The UTD Chess team finished second in the 2004 Presidential Cup to rival, University of Maryland Baltimore County (UMBC).
The four best college chess teams in the nation – UTD, UMBC, Miami-Dade and the Massachusetts Institute of Technology (MIT) – faced off April 2-3 at the Brunswick Plaza in Lindsborg, Kansas.
Teams competed in three rounds of four games. Each win garnered teams one point.
“I liked the game-point scoring of this method because it is more calibrated than the match points used in the Pan American Intercollegiate Chess Competition,” said Tim Redman, UTD chess director.
UMBC’s grandmaster, Alexander Onischuck of Poland, beat UTD’s board and team captain Marcin Kaminski, senior computer science major, in Sunday’s round.
“Losing is always tough for chess players, but Onischuck ultimately outplayed Kaminski,” Redman said.
Kaminski was nearly defeated by MIT’s first board, but he overcame the challenge, according to Redman.
For the past three years UMBC and UTD have traded wins at chess competitions. In 2000 and 2001, the schools were co-champions of the Pan American competition. In 2002 UMBC and UTD came first and second, respectively, but the podium swapped in 2003, with UTD taking first place.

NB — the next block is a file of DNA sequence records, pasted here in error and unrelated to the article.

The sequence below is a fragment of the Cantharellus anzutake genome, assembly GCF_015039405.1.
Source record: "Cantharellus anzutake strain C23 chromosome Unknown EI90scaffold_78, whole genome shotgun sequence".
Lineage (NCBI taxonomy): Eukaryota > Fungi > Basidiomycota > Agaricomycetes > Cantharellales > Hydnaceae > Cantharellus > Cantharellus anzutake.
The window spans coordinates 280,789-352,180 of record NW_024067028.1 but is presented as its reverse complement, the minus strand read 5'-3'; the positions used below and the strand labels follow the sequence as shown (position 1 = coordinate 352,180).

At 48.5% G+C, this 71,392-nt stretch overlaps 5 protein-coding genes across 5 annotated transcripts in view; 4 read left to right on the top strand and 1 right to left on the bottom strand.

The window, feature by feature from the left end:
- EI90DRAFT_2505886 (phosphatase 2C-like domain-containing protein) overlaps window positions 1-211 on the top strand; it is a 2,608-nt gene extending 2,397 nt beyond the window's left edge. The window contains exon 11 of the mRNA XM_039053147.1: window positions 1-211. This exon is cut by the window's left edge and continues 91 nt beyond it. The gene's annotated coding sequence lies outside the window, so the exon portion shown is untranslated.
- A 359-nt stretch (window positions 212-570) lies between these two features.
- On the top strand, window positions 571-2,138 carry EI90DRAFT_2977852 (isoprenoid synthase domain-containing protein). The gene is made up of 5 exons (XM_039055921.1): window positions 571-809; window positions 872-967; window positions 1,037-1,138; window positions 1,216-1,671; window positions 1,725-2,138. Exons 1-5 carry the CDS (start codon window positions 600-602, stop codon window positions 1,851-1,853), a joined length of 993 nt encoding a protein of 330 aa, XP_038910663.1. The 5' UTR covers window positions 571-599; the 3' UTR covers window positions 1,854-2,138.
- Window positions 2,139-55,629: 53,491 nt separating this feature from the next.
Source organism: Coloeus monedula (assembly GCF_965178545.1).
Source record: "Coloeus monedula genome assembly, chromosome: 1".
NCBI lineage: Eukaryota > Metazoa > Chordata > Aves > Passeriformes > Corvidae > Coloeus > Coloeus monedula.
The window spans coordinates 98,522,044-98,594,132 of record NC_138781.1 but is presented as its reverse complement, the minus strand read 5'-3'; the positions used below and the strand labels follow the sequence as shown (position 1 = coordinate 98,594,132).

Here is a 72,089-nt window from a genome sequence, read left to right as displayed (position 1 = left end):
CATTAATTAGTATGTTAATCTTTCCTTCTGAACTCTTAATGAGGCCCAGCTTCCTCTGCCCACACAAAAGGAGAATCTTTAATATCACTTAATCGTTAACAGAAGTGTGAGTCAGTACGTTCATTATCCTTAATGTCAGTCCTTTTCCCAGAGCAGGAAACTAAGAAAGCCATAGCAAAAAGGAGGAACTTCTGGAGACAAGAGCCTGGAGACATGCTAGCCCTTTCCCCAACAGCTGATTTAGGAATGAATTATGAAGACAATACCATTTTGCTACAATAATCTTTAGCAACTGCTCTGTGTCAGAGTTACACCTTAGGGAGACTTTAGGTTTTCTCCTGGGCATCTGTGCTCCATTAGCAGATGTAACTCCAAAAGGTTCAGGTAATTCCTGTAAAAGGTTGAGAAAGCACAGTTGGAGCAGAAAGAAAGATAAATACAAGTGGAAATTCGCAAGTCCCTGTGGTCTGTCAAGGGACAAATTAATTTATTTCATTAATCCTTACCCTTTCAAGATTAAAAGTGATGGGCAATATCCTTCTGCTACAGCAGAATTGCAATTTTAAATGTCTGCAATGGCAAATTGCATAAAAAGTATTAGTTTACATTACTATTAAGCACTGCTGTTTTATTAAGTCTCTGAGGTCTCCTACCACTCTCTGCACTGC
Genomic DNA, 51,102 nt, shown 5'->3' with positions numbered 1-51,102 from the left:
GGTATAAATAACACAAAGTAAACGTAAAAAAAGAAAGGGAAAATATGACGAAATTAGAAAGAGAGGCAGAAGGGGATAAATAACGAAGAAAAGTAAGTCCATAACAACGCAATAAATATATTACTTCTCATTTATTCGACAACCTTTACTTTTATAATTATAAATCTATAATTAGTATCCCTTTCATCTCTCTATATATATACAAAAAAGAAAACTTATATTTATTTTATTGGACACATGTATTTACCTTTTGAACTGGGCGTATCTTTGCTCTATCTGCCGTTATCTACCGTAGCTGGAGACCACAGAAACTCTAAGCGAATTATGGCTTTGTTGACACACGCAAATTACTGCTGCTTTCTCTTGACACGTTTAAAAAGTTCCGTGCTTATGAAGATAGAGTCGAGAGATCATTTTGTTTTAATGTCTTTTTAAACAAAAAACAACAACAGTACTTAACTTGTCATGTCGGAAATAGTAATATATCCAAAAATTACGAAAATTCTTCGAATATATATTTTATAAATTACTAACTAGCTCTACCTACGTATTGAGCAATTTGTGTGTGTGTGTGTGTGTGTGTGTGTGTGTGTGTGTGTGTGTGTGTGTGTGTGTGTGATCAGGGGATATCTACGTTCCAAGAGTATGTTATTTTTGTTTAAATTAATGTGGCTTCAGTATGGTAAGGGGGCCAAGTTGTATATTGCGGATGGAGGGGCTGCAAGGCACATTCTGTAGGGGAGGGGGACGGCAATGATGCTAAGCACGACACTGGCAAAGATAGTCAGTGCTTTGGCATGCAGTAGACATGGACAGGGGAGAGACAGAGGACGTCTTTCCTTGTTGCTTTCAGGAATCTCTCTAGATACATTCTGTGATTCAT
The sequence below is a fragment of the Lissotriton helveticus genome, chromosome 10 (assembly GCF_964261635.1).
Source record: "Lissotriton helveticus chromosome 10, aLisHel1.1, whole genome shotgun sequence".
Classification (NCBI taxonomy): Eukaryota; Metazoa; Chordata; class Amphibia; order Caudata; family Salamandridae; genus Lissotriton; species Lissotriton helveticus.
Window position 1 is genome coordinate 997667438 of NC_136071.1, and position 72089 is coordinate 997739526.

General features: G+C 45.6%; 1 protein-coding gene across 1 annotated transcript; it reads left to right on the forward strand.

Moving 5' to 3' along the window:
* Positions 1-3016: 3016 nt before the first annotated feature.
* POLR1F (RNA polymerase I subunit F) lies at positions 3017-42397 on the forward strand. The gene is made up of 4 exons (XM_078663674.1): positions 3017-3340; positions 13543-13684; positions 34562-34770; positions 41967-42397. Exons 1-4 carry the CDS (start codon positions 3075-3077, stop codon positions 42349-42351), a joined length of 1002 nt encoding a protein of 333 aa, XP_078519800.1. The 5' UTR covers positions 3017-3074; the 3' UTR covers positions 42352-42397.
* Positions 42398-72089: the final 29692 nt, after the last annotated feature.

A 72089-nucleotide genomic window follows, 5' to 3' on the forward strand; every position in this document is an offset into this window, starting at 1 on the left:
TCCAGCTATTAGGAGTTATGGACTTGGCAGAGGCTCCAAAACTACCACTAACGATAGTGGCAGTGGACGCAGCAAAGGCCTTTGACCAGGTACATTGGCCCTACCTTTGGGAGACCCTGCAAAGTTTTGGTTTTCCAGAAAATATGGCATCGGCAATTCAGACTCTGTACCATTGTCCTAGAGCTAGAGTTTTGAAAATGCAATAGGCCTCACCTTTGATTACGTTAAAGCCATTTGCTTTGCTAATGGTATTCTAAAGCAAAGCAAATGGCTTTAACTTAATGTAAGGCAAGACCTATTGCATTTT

UMBC and UTD have taken two titles each at past Presidential Cups.
“UMBC was rated 100 points higher than UTD and was favored by 62.5 percent to win,” Redman said.
Redman believes UMBC’s higher rating might be due to their scholarships being sponsored by Coca-Cola. They give their best players full tuition and fees plus a $15,000 stipend for four years. UTD gives only a maximum of $4,000 stipend.
“I am not saying that UTD should increase the scholarship stipend,” Redman said.
UMBC also recruits more established players whereas UTD looks for rising stars that are exceptional international chess players.
“UTD focuses on recruiting young, talented players, some who have at least attained one grandmaster norm (winning an international chess competition by playing with grandmasters from all over the world),” Redman said.
For example, Amon Simutowe of Zambia – a member of the UTD chess team and an international master – tied for second last year in the Pan-African Chess Competition.
“I do not feel so bad about loss. To win is a much better feeling, of course, but the first lesson in chess is to learn how to accept loss and analyze mistakes,” Milovanovic said.